A new study by researchers from the University of Turku, Finland and the University of Skövde, Sweden shows that people with more peace of mind in the waking state have more positive dreams, whereas those with more anxiety in the waking state have more negative dreams. This means that dream experiences, as revealed in recalled and reported dreams may reflect a person’s mental health. It has long been assumed that the content of dreams can tell us something about the person’s well-being. However, so far dream researchers have mostly studied the dreams of people suffering from various disorders and we know very little about the positive side of well-being: do happier people have happier dreams? Well-being researchers, on the other hand, have specifically studied happiness, but have neglected an important aspect of well-being—peace of mind.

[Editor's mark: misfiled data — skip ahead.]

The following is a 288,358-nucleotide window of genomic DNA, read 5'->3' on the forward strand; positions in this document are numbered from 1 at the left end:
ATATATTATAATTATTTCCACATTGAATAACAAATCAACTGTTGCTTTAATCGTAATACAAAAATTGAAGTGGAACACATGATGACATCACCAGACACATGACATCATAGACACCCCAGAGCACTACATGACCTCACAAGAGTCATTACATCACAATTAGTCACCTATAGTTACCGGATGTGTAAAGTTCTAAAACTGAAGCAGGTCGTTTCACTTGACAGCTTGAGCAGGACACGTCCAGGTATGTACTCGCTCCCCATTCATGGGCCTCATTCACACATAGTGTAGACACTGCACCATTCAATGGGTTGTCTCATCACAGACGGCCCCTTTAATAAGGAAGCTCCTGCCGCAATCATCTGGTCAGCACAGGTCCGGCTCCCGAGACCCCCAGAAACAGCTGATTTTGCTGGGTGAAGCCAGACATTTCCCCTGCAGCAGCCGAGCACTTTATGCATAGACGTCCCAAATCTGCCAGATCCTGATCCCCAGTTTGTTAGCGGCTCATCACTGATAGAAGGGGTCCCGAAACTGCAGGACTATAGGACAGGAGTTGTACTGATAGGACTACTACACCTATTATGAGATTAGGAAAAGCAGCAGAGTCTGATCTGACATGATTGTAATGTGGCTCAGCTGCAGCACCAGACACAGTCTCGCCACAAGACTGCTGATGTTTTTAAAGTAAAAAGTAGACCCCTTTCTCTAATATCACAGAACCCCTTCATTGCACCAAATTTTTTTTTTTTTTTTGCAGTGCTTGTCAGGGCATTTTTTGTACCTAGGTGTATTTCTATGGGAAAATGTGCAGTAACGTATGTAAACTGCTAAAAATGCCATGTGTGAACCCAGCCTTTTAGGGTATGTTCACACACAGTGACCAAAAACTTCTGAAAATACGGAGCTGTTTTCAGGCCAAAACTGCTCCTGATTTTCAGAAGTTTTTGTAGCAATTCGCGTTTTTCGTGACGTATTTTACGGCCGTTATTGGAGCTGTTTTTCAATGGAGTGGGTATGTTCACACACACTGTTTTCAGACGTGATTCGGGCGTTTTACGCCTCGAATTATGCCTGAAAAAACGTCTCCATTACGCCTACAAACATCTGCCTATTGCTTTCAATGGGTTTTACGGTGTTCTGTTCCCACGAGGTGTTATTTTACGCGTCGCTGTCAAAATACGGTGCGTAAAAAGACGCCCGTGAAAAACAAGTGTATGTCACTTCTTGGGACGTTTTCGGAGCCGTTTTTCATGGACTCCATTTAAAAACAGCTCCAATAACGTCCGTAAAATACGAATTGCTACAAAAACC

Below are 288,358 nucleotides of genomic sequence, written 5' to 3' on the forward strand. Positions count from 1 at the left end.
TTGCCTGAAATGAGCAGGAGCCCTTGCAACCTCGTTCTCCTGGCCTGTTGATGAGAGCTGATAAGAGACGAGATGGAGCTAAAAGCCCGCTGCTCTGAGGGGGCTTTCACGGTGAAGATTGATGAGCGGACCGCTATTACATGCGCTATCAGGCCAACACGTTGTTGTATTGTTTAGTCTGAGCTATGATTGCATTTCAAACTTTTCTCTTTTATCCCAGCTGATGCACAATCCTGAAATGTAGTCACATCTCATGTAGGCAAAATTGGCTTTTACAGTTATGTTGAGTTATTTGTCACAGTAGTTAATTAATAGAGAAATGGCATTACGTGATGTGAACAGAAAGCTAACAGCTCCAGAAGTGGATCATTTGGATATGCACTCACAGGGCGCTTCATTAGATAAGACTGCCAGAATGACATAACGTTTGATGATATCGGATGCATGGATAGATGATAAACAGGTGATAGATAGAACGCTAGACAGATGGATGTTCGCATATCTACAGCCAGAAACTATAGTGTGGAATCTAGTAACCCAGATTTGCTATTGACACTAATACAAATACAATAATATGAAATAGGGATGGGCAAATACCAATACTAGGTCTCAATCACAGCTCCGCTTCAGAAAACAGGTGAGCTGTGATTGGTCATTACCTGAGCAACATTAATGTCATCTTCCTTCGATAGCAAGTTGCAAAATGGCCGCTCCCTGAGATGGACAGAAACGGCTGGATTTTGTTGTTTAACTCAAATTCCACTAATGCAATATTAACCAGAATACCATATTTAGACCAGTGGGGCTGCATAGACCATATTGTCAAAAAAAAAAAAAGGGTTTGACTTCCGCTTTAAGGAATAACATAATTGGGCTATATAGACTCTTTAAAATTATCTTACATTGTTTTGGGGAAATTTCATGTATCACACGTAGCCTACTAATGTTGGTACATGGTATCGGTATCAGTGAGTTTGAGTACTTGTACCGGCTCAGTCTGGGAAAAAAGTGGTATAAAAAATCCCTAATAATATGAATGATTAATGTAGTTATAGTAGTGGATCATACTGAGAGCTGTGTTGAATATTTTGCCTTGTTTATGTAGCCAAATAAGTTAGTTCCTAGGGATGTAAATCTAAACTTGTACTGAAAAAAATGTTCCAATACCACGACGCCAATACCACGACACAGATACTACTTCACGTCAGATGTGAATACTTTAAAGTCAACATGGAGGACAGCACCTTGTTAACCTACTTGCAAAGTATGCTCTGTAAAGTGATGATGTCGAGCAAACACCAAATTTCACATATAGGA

Leonardo da Vinci
Research Professor on society, culture, art, cognition, critical thinking, intelligence, creativity, neuroscience, autopoiesis, self-organization, complexity, systems, networks, rhizomes, leadership, sustainability, thinkers, futures ++
1200 Posts in this Blog
- Follow Learning Sciences on WordPress.com